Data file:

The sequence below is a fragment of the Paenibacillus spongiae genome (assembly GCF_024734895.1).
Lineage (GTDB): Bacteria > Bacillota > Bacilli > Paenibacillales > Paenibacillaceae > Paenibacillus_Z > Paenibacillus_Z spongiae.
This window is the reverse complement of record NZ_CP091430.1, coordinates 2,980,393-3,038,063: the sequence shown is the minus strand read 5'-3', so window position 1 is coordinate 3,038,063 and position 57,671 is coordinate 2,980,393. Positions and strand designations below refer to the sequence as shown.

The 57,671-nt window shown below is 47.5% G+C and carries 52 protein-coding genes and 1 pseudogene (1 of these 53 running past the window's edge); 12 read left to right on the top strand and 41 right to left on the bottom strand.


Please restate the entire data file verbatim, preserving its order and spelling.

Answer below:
The sequence below is a fragment of the Paenibacillus spongiae genome (assembly GCF_024734895.1).
Lineage (GTDB): Bacteria > Bacillota > Bacilli > Paenibacillales > Paenibacillaceae > Paenibacillus_Z > Paenibacillus_Z spongiae.
This window is the reverse complement of record NZ_CP091430.1, coordinates 2,980,393-3,038,063: the sequence shown is the minus strand read 5'-3', so window position 1 is coordinate 3,038,063 and position 57,671 is coordinate 2,980,393. Positions and strand designations below refer to the sequence as shown.

The 57,671-nt window shown below is 47.5% G+C and carries 52 protein-coding genes and 1 pseudogene (1 of these 53 running past the window's edge); 12 read left to right on the top strand and 41 right to left on the bottom strand.